Concerns that solicitors are still unprepared for the GDPR
13 December, 2017
Following the publication of recent research, concerns have been raised that many solicitors and law firms might not be fully prepared for the introduction of the General Data Protection Regulation (GDPR) in May next year.
This is despite the fact that the new legislation – which will effectively replace the existing Data Protection Act from May 2018 – will introduce tough new penalties for organisations that are non-compliant, or those that fail to introduce the necessary safeguards and processes to protect client and consumer data from being misused or stolen.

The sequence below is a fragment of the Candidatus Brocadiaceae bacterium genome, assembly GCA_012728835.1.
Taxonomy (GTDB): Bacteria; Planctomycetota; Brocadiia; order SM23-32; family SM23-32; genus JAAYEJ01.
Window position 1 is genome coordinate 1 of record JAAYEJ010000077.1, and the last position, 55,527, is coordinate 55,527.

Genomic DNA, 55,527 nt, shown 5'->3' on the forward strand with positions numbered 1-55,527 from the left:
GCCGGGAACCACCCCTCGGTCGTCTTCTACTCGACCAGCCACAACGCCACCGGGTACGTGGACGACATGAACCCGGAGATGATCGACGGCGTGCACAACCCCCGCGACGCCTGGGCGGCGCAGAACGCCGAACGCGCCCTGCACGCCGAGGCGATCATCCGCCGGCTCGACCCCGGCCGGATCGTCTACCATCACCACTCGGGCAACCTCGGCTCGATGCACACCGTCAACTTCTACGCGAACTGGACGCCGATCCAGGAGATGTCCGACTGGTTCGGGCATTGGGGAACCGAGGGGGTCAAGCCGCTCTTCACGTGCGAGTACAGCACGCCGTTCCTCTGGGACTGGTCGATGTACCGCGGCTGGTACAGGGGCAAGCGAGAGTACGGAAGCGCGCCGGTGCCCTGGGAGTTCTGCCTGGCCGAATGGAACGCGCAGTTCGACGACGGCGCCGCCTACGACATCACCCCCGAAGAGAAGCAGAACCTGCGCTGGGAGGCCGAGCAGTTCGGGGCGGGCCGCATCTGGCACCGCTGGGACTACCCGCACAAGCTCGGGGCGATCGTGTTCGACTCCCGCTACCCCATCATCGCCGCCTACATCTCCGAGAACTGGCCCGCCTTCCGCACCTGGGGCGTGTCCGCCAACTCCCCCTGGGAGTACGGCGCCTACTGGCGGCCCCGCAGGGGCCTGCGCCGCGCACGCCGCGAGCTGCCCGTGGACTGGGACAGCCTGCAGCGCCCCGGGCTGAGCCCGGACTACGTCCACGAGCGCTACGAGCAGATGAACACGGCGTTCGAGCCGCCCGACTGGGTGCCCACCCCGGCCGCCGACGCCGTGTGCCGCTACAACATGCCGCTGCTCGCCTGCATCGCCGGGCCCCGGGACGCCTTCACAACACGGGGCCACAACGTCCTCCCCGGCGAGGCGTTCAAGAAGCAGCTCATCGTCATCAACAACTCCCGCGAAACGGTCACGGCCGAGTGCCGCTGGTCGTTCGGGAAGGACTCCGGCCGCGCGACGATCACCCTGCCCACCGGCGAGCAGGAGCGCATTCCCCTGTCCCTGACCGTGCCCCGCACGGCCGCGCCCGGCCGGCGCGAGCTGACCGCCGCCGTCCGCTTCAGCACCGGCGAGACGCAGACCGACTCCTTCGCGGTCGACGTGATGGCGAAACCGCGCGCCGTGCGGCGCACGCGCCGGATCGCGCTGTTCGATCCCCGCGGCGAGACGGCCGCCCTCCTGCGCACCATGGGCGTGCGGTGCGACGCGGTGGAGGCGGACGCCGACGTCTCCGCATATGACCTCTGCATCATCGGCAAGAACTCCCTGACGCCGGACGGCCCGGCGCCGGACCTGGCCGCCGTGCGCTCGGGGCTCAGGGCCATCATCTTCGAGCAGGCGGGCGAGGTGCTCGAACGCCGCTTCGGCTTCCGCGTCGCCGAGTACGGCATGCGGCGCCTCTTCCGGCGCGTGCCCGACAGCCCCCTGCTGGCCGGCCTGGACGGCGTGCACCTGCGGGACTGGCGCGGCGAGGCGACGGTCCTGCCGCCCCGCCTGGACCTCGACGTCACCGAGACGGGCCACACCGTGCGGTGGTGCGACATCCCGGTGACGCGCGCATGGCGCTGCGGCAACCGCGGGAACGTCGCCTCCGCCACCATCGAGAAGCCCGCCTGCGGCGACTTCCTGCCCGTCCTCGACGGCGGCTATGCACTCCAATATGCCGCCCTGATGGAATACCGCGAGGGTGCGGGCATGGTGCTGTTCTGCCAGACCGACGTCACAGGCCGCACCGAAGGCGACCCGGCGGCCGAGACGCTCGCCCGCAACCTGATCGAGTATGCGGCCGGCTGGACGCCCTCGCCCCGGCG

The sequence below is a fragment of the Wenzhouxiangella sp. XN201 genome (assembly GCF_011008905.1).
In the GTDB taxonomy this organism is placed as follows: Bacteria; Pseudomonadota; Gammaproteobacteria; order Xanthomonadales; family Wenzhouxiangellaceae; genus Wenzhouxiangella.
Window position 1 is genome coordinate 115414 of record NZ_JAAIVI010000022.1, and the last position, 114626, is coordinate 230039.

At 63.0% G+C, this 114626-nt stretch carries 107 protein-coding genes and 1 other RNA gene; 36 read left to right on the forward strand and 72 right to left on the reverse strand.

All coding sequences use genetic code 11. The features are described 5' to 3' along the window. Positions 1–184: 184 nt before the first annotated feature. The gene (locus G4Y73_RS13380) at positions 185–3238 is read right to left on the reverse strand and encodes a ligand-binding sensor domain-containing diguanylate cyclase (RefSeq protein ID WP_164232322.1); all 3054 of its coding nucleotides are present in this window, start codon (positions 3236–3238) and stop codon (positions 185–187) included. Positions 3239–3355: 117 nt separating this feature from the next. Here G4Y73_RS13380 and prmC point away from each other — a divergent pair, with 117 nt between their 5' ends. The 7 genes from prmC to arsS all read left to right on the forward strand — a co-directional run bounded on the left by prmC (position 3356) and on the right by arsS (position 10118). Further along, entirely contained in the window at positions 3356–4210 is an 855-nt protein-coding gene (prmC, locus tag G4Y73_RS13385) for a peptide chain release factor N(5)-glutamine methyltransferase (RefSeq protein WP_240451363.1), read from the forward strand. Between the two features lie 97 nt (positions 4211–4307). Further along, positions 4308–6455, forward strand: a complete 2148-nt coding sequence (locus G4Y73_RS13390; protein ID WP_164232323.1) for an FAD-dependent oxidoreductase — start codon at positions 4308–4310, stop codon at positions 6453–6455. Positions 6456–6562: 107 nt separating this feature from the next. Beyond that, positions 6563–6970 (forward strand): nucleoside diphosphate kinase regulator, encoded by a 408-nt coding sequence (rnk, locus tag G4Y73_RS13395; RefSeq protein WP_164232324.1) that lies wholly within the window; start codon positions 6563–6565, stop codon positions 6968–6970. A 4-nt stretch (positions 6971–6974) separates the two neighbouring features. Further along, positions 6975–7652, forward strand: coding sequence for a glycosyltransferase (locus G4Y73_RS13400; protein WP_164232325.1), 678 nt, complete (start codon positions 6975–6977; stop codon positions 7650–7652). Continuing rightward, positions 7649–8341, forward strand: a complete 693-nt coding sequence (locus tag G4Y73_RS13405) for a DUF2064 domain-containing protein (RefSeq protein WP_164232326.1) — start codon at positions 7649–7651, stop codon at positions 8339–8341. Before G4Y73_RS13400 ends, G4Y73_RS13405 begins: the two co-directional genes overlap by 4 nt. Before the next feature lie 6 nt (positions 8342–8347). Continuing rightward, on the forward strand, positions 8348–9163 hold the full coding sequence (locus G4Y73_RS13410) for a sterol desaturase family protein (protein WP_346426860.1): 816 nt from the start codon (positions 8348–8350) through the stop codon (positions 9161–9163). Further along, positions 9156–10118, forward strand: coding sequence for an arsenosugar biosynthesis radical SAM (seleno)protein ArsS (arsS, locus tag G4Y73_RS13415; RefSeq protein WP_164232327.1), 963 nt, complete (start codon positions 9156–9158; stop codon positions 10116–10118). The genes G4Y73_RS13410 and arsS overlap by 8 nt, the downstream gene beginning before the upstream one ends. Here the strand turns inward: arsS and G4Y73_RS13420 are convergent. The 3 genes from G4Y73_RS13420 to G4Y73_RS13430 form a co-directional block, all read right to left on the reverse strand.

Naturally, the new legislation will have a significant impact on the ways in which client-led businesses – such as law firms – acquire, store, use and protect information about the individuals they work with.
A recent survey of small and medium-sized enterprises (SMEs) across multiple sectors found a “mixed bag” in terms of whether or not firms had begun their preparations for the new laws ahead of time.
While around half of those quizzed said they had sought expert guidance, the study also found that four in ten respondents were ‘concerned’ about their ability to handle and use data in accordance with the GDPR – while a further two in five respondents had failed to begin any preparations whatsoever.
Meanwhile, a separate study – this time solely probing the legal sector – recently found that three in four law firms are ‘unprepared’ for the new legislation, while one in five had experienced at least one cyber-attack or data breach within the past month.
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